With the year drawing to a close, I want to send you my best wishes for the New Year and to provide you with important Law Library of Congress updates as we head into 2011.
The U.S. Congress turned frequently to the Law Library during the second session of the 111th Congress for a wide range of information and analysis. Major issues included oil spill liability, mining safety regulations, immigration, campaign finance, corporate residency taxation, crimes against humanity, government procurement agreements and health care. Law Library staff responded with timely research that was objective, non-partisan and confidential. Our legal reference staff was available for consultation with Members of Congress and congressional staff whenever Congress was in session. Over 4,000 congressional clients were assisted by the Law Library.
In addition to serving Congress, Law Library staff provided hundreds of legal research reports, special studies and memoranda for Executive- and Judicial-branch agencies, the practicing bar, embassy staff, journalists and members of the public in the United States and abroad. Two Law Library memoranda were cited in U.S. Supreme Court opinions, those of Ruth Levush in Graham v. Florida, and Graciela I. Rodriguez-Ferrand in Abbott v. Abbott. Our reading room staff members served more than 44,000 patrons on location, by telephone or electronically. Training users in information access is an important component of our service. This year, 121 programs were offered on the basic principles of legislative and legal research, and were taught by our expert staff.
I was very pleased to have two excellent senior managers join Don Simon and me in the Law Library this year. David Mao was appointed Deputy Law Librarian in June 2010 and Robert Newlen, Assistant Law Librarian for Collections, Outreach and Services, joined us in August 2010.
David manages the Law Library’s entire global legal research portfolio of over 240 jurisdictions as well as the Global Legal Information Network (GLIN). With a law degree from the Georgetown University Law Center, David was in private practice for several years before returning to graduate school to pursue a Master’s degree in library science. He joins us from the Congressional Research Service. David has also worked at the Georgetown University Law Library and the research library of the law firm of Covington and Burling LLP. He served as adjunct professor at the University of Maryland and is admitted to the District of Columbia, Pennsylvania and New Jersey Bars.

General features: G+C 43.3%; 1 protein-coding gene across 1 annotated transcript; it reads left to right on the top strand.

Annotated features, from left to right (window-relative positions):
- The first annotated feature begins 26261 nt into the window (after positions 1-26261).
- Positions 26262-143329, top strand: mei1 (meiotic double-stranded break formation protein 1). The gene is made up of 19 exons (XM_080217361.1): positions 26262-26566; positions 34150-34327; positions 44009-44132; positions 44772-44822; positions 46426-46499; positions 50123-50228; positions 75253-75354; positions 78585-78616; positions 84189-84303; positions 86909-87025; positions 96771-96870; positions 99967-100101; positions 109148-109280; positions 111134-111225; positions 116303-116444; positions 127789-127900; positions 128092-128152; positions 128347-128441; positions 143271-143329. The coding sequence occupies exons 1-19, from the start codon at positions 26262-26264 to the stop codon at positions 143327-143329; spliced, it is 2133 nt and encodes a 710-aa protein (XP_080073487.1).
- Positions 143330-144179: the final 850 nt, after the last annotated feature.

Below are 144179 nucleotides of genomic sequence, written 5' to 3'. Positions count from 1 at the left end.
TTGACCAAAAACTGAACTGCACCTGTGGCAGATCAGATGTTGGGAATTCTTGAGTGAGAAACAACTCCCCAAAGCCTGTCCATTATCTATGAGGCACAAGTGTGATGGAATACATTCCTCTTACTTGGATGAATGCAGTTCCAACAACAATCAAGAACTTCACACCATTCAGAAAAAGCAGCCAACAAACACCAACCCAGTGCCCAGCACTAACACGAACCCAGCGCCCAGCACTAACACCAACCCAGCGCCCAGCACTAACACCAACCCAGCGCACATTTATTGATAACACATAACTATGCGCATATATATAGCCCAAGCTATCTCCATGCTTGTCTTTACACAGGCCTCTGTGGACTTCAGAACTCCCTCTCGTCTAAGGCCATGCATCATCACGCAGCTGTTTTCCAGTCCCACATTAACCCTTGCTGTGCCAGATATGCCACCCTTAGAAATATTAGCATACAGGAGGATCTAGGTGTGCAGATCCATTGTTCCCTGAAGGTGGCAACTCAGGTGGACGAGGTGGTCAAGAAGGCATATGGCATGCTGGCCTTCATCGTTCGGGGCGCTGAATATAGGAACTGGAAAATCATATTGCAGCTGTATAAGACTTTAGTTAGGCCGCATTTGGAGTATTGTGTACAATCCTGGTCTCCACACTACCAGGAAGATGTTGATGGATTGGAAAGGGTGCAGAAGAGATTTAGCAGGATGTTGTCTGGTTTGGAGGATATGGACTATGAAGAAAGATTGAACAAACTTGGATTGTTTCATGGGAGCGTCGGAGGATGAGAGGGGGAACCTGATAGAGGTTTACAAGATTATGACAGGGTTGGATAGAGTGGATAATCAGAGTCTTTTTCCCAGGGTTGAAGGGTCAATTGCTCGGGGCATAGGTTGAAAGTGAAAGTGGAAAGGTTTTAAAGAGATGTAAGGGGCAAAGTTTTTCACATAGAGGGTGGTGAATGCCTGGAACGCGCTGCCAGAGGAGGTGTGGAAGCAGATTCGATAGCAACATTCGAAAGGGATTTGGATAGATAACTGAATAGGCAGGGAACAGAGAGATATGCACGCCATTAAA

Robert Newlen’s focus is on collection development and outreach to the Law Library’s diverse constituencies, and research and reference services. He oversees Law Library development and fundraising initiatives. Previously, Robert was assistant director of the Congressional Research Service Knowledge Services Group. A graduate of Bridgewater College with a bachelor’s degree in political science and French, he earned a master’s degree in art history from American University and a master’s degree in library science from The Catholic University of America.
Kersi Shroff, Co-Director of Legal Research (Western Division) announced his
retirement at the end of 2010. He oversaw a staff of lawyers and other professionals trained in laws of Central and Latin America, the European Union member states, the EU itself, and the British Commonwealth countries. Mr. Shroff served as a senior foreign law specialist at the Law Library until 1999 when he was appointed Co-Director of what is now the Global Legal Resource Center. We wish him a happy and healthy retirement and will miss him greatly.
Marie Whited, Cataloging Liaison at the Law Library, was selected as the American Association of Law Libraries’ 2010 recipient of the Marian Gould Gallagher Distinguished Service Award. Marie was selected for this honor because of her extended and sustained service to law librarianship, contributions to professional literature and exemplary service to AALL. Marie retired from the Law Library at the end of the year.
Our online presence grew substantially during the year. THOMAS, the public legislative information system, had an average of 7.4 million page views and one million visits each month. Major enhancements were added to THOMAS featuring a “top bills list,” a “tip of the week,” connectivity to the Law Library through Web 2.0 and a State Legislature Websites page with a map interface to highlight state-sponsored legislative information systems pages. Other activities relating to THOMAS included a training webinar–a first of its kind–entitled “Congressional Legislation @ Your Fingertips.”
Web 2.0 was a big focus for the Law Library in 2010. The unveiling of the Law Library’s Facebook page followed a strong and growing Twitter presence. A year after its launch, Law Library’s Twitter had 2,500 followers, and we are closing out the calendar year with 3,500 Facebook friends. The Law Library’s video presence was expanded to YouTube and iTunes U. The Law Library also launched its own blog, “In Custodia Legis.”